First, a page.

#LowryDigital

Dig Deeper Into Digital Art

Dig Deeper Into Digital Art

Want to get deeper into digital? Here are some articles and artwork examples for you to explore further. These include some of our new commissions that we have produced, contributing to the expansion and experimentation of world-class digital art, as well as interviews and films about and by the artists. 

 Lucy Dusgate Digital Programmer, The Lowry

Article Q&A with Lucy Dusgate

Digital Programmer, The Lowry

Digital art is something very commonplace and day to day now. Artists have always used technology, whether it’s within painting, sculpture, photography, installation. Digital art is about embracing some of the things we have now in our everyday lives, in our pockets, on our devices; things we use at home and at work. Artists use some of those resources that are around us and embedded in society and sometimes diverted them to different uses, as they always do with materials in other art forms, creating ideas as imaginings and happenings.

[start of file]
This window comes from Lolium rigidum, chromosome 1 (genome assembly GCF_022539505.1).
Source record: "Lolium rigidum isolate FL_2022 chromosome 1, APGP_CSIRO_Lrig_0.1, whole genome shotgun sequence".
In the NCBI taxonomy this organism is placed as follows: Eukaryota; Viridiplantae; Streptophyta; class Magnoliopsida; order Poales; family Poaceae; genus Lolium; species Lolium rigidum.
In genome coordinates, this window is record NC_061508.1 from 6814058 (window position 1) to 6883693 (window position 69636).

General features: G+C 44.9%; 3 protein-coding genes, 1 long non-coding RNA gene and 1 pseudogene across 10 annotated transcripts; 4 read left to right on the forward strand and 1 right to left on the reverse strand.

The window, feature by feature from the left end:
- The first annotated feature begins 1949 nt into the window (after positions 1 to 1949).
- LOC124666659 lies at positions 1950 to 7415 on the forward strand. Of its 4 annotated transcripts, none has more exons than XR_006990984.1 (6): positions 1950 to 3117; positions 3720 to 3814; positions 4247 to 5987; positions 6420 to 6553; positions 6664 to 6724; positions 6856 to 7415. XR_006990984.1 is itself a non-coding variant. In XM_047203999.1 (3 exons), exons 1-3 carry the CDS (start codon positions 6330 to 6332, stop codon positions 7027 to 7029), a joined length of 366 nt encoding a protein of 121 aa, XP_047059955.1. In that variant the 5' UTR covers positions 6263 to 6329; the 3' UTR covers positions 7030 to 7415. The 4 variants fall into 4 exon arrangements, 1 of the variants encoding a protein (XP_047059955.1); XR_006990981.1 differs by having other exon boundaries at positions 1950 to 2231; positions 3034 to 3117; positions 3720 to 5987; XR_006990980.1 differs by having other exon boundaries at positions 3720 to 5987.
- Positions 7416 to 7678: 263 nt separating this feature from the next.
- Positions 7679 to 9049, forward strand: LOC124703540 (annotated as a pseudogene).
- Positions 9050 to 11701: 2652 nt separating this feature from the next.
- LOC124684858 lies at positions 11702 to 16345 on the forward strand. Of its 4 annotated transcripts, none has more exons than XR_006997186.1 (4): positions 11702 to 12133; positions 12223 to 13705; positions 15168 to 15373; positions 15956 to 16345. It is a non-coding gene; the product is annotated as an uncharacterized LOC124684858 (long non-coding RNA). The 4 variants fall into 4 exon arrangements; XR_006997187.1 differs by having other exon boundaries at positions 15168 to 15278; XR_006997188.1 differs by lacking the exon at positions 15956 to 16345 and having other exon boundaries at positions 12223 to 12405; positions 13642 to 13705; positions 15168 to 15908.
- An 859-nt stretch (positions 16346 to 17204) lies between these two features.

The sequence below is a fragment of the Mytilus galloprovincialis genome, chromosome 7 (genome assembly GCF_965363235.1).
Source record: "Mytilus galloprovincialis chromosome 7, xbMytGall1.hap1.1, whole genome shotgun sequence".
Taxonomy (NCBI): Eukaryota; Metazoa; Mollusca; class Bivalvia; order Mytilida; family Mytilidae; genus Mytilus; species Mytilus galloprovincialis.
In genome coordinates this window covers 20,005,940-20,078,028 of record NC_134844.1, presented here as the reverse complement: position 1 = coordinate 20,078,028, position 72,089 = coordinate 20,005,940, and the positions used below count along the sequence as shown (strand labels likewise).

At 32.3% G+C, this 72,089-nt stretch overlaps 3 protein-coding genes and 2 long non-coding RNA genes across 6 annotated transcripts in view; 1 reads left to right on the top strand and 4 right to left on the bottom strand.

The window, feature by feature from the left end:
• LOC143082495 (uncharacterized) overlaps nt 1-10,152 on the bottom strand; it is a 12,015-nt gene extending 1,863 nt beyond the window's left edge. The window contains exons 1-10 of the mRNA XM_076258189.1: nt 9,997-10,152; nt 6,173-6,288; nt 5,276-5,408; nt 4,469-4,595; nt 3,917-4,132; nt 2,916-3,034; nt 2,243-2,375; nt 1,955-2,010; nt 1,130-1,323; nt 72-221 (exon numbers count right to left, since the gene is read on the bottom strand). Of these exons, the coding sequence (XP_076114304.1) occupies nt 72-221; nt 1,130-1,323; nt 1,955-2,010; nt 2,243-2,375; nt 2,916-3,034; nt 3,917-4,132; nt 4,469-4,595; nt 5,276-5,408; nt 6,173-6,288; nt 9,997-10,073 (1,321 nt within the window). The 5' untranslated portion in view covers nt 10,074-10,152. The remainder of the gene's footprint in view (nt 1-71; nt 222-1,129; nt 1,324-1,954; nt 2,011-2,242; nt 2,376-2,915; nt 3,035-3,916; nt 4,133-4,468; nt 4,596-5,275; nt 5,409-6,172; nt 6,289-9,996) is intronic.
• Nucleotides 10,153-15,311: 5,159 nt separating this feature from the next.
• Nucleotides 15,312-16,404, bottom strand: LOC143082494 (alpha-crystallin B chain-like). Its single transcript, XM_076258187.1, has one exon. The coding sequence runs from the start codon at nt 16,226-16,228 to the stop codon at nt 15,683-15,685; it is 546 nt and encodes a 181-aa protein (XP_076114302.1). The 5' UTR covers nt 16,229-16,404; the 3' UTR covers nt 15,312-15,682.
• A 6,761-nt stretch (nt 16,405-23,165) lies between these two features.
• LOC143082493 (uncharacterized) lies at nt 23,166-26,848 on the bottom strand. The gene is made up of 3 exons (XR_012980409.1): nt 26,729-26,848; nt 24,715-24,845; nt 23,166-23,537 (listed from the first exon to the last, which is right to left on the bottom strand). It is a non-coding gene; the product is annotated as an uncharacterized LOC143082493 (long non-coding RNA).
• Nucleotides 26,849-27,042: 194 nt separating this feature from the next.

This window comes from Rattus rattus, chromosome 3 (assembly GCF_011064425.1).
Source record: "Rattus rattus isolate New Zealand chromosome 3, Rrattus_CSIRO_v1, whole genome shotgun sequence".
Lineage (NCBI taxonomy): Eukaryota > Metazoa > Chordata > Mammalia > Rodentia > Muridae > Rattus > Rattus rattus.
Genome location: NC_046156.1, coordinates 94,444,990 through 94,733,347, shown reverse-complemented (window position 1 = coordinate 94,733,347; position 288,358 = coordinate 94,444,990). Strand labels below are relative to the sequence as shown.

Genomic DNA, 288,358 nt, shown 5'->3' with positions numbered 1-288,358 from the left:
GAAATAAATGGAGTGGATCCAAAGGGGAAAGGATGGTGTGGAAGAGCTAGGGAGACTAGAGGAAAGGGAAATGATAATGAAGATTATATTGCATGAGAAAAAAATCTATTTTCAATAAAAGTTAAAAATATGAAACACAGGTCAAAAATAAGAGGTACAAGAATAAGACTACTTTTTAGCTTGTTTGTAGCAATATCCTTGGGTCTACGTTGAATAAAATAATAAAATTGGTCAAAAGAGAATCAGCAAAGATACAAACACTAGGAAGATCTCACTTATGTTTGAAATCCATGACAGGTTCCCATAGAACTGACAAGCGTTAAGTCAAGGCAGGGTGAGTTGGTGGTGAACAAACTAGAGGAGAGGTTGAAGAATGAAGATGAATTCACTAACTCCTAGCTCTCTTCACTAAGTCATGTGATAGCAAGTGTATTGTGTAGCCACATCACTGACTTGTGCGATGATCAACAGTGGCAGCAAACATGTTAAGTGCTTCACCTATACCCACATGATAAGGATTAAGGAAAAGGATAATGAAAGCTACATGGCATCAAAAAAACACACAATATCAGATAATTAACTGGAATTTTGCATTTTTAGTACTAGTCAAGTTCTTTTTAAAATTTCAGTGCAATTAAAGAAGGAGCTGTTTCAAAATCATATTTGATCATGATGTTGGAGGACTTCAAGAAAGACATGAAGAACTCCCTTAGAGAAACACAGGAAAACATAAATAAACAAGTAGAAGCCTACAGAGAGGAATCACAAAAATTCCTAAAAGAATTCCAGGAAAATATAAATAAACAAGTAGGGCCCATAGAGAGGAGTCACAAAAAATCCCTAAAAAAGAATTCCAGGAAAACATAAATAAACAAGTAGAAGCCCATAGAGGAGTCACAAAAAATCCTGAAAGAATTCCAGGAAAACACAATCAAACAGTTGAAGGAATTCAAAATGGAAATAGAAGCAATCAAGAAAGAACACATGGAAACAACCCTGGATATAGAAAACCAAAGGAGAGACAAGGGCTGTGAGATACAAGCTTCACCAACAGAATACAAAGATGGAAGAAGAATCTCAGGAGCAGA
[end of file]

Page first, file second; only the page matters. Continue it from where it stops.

What challenges are there for audiences in accessing digital art? 

For me it’s considerably less than audiences might perceive, especially if people come to digital art and open their minds as they would do any other art form like dance, opera or drama. And this is what we have seen at The Lowry over the last two years of programming - we’ve had a really positive response from the public and we’ve enjoyed their delight at how easy it is to engage with some of that art. 

And our location here at The Lowry? We are sat in the heart of Media City – what opportunities does that bring? 

We have a square mile of the biggest concentration of media and creative industry outside of London - a doorstep of opportunities, with The Lowry sat bang in the centre. It has grown up around us as we’ve developed artistically and now we are surrounded by artists and professionals who bring their own ideas and imagination. Now we are inviting artists into our home so they can come to The Lowry, be stimulated by the creativity within our building and all around us, and explore new ideas and present their work.

As Digital Art programmer at The Lowry, what have been your highlights over the last couple of years and what are your ambitions for the next few years?